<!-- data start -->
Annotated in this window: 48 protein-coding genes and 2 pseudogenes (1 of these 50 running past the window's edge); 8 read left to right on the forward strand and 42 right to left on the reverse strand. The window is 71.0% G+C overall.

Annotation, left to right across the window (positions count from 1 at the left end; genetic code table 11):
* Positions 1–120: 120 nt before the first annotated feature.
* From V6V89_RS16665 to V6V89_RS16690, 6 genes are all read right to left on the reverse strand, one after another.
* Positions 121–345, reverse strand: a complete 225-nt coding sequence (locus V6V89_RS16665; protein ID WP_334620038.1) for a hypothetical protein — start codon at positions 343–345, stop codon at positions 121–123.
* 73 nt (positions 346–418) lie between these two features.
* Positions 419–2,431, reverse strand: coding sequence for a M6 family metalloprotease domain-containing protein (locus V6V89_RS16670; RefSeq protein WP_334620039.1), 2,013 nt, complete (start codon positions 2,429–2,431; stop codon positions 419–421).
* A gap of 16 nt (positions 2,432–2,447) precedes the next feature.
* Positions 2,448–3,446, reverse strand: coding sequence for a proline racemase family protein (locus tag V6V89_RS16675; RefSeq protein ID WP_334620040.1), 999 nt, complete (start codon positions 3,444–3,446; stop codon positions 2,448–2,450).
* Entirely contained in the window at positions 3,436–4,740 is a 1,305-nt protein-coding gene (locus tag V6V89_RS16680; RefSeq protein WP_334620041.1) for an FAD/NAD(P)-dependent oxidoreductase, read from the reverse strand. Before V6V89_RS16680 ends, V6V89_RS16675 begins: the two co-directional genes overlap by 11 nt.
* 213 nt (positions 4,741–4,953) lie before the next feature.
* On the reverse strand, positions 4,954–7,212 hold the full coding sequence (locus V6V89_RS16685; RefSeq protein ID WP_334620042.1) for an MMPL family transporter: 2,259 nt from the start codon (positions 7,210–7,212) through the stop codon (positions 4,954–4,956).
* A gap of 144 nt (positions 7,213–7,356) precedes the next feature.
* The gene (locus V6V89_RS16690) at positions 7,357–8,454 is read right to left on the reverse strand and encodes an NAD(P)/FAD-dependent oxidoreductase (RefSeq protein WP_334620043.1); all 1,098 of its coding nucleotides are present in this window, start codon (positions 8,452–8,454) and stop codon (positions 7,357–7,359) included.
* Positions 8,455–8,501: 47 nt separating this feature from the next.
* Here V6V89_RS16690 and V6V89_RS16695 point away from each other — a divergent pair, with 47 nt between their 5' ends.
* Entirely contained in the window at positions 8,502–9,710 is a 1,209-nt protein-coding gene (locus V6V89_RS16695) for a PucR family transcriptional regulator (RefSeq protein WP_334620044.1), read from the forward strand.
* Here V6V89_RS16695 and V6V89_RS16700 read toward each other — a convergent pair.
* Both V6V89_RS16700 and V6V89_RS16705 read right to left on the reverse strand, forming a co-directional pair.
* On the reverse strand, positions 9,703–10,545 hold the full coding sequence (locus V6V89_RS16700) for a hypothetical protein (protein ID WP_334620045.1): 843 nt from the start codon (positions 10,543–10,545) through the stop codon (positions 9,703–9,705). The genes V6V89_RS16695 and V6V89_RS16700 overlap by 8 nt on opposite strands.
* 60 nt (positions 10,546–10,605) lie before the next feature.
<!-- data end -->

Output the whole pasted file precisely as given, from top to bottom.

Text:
Annotated in this window: 48 protein-coding genes and 2 pseudogenes (1 of these 50 running past the window's edge); 8 read left to right on the forward strand and 42 right to left on the reverse strand. The window is 71.0% G+C overall.

Annotation, left to right across the window (positions count from 1 at the left end; genetic code table 11):
* Positions 1–120: 120 nt before the first annotated feature.
* From V6V89_RS16665 to V6V89_RS16690, 6 genes are all read right to left on the reverse strand, one after another.
* Positions 121–345, reverse strand: a complete 225-nt coding sequence (locus V6V89_RS16665; protein ID WP_334620038.1) for a hypothetical protein — start codon at positions 343–345, stop codon at positions 121–123.
* 73 nt (positions 346–418) lie between these two features.
* Positions 419–2,431, reverse strand: coding sequence for a M6 family metalloprotease domain-containing protein (locus V6V89_RS16670; RefSeq protein WP_334620039.1), 2,013 nt, complete (start codon positions 2,429–2,431; stop codon positions 419–421).
* A gap of 16 nt (positions 2,432–2,447) precedes the next feature.
* Positions 2,448–3,446, reverse strand: coding sequence for a proline racemase family protein (locus tag V6V89_RS16675; RefSeq protein ID WP_334620040.1), 999 nt, complete (start codon positions 3,444–3,446; stop codon positions 2,448–2,450).
* Entirely contained in the window at positions 3,436–4,740 is a 1,305-nt protein-coding gene (locus tag V6V89_RS16680; RefSeq protein WP_334620041.1) for an FAD/NAD(P)-dependent oxidoreductase, read from the reverse strand. Before V6V89_RS16680 ends, V6V89_RS16675 begins: the two co-directional genes overlap by 11 nt.
* 213 nt (positions 4,741–4,953) lie before the next feature.
* On the reverse strand, positions 4,954–7,212 hold the full coding sequence (locus V6V89_RS16685; RefSeq protein ID WP_334620042.1) for an MMPL family transporter: 2,259 nt from the start codon (positions 7,210–7,212) through the stop codon (positions 4,954–4,956).
* A gap of 144 nt (positions 7,213–7,356) precedes the next feature.
* The gene (locus V6V89_RS16690) at positions 7,357–8,454 is read right to left on the reverse strand and encodes an NAD(P)/FAD-dependent oxidoreductase (RefSeq protein WP_334620043.1); all 1,098 of its coding nucleotides are present in this window, start codon (positions 8,452–8,454) and stop codon (positions 7,357–7,359) included.
* Positions 8,455–8,501: 47 nt separating this feature from the next.
* Here V6V89_RS16690 and V6V89_RS16695 point away from each other — a divergent pair, with 47 nt between their 5' ends.
* Entirely contained in the window at positions 8,502–9,710 is a 1,209-nt protein-coding gene (locus V6V89_RS16695) for a PucR family transcriptional regulator (RefSeq protein WP_334620044.1), read from the forward strand.
* Here V6V89_RS16695 and V6V89_RS16700 read toward each other — a convergent pair.
* Both V6V89_RS16700 and V6V89_RS16705 read right to left on the reverse strand, forming a co-directional pair.
* On the reverse strand, positions 9,703–10,545 hold the full coding sequence (locus V6V89_RS16700) for a hypothetical protein (protein ID WP_334620045.1): 843 nt from the start codon (positions 10,543–10,545) through the stop codon (positions 9,703–9,705). The genes V6V89_RS16695 and V6V89_RS16700 overlap by 8 nt on opposite strands.
* 60 nt (positions 10,546–10,605) lie before the next feature.